Conservative leader David Cameron wooed the Jewish community in four separate encounters this week.
He spoke at a lunch and a dinner, held private talks with the Jewish Leadership Council executive and yesterday was due to open a centre for autistic adults at the Norwood Ravenswood home in Berkshire.
At the Conservative Friends of Israel annual business lunch last Thursday, attended by dozens of MPs and peers, he told supporters that his belief in the Jewish state was “indestructible”.
Mr Cameron also attacked the government’s stance on tackling antisemitism and extremism, claiming not enough had been done to reassure the Jewish community. He said former Home Secretary Jacqui Smith was wrong to include controversial Jewish-American radio host Michael Savage on a list of extremists while ignoring Islamic cleric Yusuf al-Qaradawi and Ibrahim Moussawi, the Hizbollah media relations officer.
Repeating his call for Islamist group Hizb ut-Tahrir to be proscribed, Mr Cameron said: “I will stand firm against antisemitism in all its forms and wherever it occurs. It’s time to send out a clear message. If you sow bigotry, hatred and division, there is no place for you in British life.”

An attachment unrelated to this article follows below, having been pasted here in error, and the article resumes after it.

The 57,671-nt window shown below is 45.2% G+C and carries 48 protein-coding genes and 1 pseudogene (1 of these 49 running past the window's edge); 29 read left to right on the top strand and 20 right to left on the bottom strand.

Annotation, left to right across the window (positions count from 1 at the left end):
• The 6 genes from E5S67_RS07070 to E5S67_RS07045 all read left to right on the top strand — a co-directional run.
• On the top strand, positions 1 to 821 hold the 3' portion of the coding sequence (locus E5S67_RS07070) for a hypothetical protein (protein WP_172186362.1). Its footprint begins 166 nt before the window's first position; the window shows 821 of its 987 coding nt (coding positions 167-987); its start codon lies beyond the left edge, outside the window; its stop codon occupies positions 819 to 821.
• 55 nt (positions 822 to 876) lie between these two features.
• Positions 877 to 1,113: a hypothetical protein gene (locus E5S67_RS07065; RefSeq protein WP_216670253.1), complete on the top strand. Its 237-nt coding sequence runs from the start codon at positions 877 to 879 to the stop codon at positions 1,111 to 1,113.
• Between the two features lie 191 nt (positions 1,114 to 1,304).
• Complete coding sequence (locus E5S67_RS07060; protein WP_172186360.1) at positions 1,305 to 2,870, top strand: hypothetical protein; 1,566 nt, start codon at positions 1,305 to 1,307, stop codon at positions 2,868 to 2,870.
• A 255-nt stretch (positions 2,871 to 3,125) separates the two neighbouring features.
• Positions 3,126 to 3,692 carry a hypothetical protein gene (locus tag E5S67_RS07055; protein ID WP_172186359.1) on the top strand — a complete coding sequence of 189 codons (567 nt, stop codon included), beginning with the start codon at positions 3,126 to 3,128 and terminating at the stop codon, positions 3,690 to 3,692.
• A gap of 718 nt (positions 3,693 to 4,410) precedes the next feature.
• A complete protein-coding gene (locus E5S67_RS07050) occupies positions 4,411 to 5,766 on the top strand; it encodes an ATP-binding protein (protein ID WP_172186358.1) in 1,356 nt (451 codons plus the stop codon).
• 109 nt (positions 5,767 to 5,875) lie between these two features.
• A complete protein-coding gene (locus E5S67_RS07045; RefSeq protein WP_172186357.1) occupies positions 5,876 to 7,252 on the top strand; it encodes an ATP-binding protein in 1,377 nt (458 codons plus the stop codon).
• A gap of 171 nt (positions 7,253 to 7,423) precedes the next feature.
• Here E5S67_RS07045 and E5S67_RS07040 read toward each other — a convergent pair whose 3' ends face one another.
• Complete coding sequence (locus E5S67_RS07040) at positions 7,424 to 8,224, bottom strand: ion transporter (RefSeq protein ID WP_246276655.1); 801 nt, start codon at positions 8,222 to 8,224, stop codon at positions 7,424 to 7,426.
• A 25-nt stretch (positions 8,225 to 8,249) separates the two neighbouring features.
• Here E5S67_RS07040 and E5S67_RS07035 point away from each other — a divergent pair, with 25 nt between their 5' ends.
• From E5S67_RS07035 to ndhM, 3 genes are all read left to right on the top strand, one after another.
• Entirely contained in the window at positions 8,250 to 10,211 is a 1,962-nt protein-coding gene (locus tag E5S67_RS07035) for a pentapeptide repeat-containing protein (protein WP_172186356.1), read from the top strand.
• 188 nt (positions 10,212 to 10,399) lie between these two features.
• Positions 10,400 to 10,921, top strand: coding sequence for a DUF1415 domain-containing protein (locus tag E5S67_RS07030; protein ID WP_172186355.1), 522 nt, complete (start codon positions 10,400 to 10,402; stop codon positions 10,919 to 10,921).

On Monday night, Mr Cameron told the Jewish Care fundraising dinner that he agreed with the Chief Rabbi that “for any society, the family is the crucible of the future.” And he distanced himself from Baroness Thatcher when he said: “We believe that there is such a thing as society.”
The tone of the meeting with the JLC — held at its request — was said to have been positive. Mr Cameron’s rejection of the view that solving the Israel-Palestine conflict would solve all the problems of the Middle East found particular favour with the JLC leadership.
The chair of one Jewish charity, who did not want to be named, said it was wrong to regard the meetings as a charm offensive by Mr Cameron. “Maybe it’s the other way around. Maybe the community is trying to charm him, as he is likely to be the next prime minister.”
But the Conservative leader came under attack for the decision to link his MEPs in the new European Conservatives and Reformists Group with some seemingly antisemitic parties. Labour MP Denis MacShane, chairman of the European Institute for the Study of Contemporary Antisemitism, said: “The Conservatives have linked up with some very odd-ball parties. Some have representatives in the EU associated with antisemitic outfits like Radio Marya in Poland and, in general, parties with extremist positions.”
Stuart Polak of CFI said, however: “The new group’s leader is Tim Kirkhope, who is chairman of the European Conservative Friends of Israel, so he is hardly likely to be associating with extremists.”